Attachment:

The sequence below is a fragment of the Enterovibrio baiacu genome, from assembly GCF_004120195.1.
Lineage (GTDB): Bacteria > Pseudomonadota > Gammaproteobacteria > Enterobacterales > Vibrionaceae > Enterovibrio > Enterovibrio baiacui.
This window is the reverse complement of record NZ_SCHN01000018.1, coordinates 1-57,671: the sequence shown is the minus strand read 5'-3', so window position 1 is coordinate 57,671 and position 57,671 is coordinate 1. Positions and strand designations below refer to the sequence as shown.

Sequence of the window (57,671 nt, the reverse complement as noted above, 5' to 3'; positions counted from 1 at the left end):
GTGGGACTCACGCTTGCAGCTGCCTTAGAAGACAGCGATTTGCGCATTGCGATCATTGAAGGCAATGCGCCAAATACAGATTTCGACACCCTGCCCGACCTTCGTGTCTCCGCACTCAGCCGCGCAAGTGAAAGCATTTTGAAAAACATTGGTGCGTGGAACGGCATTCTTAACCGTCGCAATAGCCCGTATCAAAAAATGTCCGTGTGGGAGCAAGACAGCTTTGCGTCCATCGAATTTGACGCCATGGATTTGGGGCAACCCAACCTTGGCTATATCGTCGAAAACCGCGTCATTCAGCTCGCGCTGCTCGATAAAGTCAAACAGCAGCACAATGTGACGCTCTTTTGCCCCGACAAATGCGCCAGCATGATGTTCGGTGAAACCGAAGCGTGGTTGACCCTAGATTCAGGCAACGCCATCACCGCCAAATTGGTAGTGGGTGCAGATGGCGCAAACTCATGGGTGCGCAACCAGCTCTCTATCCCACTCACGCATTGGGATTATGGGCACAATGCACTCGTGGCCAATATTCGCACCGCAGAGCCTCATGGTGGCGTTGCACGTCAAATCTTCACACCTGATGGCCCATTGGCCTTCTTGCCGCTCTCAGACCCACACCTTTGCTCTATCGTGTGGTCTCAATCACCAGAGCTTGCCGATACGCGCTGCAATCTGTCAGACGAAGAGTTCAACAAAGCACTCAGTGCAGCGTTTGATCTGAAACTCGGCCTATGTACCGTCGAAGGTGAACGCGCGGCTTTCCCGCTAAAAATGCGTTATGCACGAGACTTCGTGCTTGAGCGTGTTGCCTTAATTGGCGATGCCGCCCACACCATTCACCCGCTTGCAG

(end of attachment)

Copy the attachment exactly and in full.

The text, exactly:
The sequence below is a fragment of the Enterovibrio baiacu genome, from assembly GCF_004120195.1.
Lineage (GTDB): Bacteria > Pseudomonadota > Gammaproteobacteria > Enterobacterales > Vibrionaceae > Enterovibrio > Enterovibrio baiacui.
This window is the reverse complement of record NZ_SCHN01000018.1, coordinates 1-57,671: the sequence shown is the minus strand read 5'-3', so window position 1 is coordinate 57,671 and position 57,671 is coordinate 1. Positions and strand designations below refer to the sequence as shown.

Sequence of the window (57,671 nt, the reverse complement as noted above, 5' to 3'; positions counted from 1 at the left end):
GTGGGACTCACGCTTGCAGCTGCCTTAGAAGACAGCGATTTGCGCATTGCGATCATTGAAGGCAATGCGCCAAATACAGATTTCGACACCCTGCCCGACCTTCGTGTCTCCGCACTCAGCCGCGCAAGTGAAAGCATTTTGAAAAACATTGGTGCGTGGAACGGCATTCTTAACCGTCGCAATAGCCCGTATCAAAAAATGTCCGTGTGGGAGCAAGACAGCTTTGCGTCCATCGAATTTGACGCCATGGATTTGGGGCAACCCAACCTTGGCTATATCGTCGAAAACCGCGTCATTCAGCTCGCGCTGCTCGATAAAGTCAAACAGCAGCACAATGTGACGCTCTTTTGCCCCGACAAATGCGCCAGCATGATGTTCGGTGAAACCGAAGCGTGGTTGACCCTAGATTCAGGCAACGCCATCACCGCCAAATTGGTAGTGGGTGCAGATGGCGCAAACTCATGGGTGCGCAACCAGCTCTCTATCCCACTCACGCATTGGGATTATGGGCACAATGCACTCGTGGCCAATATTCGCACCGCAGAGCCTCATGGTGGCGTTGCACGTCAAATCTTCACACCTGATGGCCCATTGGCCTTCTTGCCGCTCTCAGACCCACACCTTTGCTCTATCGTGTGGTCTCAATCACCAGAGCTTGCCGATACGCGCTGCAATCTGTCAGACGAAGAGTTCAACAAAGCACTCAGTGCAGCGTTTGATCTGAAACTCGGCCTATGTACCGTCGAAGGTGAACGCGCGGCTTTCCCGCTAAAAATGCGTTATGCACGAGACTTCGTGCTTGAGCGTGTTGCCTTAATTGGCGATGCCGCCCACACCATTCACCCGCTTGCAG